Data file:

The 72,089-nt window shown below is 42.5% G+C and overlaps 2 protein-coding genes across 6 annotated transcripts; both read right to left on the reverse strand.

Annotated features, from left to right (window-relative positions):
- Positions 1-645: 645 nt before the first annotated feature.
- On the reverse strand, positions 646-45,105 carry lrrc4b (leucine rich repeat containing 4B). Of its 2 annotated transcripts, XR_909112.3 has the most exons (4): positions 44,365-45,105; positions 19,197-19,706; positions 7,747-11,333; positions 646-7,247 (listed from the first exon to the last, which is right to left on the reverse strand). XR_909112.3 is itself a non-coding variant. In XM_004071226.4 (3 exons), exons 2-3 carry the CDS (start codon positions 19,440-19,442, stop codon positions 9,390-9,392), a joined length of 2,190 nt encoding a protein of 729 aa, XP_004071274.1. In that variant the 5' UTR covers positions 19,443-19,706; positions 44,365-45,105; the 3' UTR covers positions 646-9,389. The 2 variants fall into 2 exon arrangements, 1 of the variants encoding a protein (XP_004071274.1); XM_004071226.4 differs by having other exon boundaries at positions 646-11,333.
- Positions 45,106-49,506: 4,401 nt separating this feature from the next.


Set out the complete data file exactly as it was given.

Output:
The 72,089-nt window shown below is 42.5% G+C and overlaps 2 protein-coding genes across 6 annotated transcripts; both read right to left on the reverse strand.

Annotated features, from left to right (window-relative positions):
- Positions 1-645: 645 nt before the first annotated feature.
- On the reverse strand, positions 646-45,105 carry lrrc4b (leucine rich repeat containing 4B). Of its 2 annotated transcripts, XR_909112.3 has the most exons (4): positions 44,365-45,105; positions 19,197-19,706; positions 7,747-11,333; positions 646-7,247 (listed from the first exon to the last, which is right to left on the reverse strand). XR_909112.3 is itself a non-coding variant. In XM_004071226.4 (3 exons), exons 2-3 carry the CDS (start codon positions 19,440-19,442, stop codon positions 9,390-9,392), a joined length of 2,190 nt encoding a protein of 729 aa, XP_004071274.1. In that variant the 5' UTR covers positions 19,443-19,706; positions 44,365-45,105; the 3' UTR covers positions 646-9,389. The 2 variants fall into 2 exon arrangements, 1 of the variants encoding a protein (XP_004071274.1); XM_004071226.4 differs by having other exon boundaries at positions 646-11,333.
- Positions 45,106-49,506: 4,401 nt separating this feature from the next.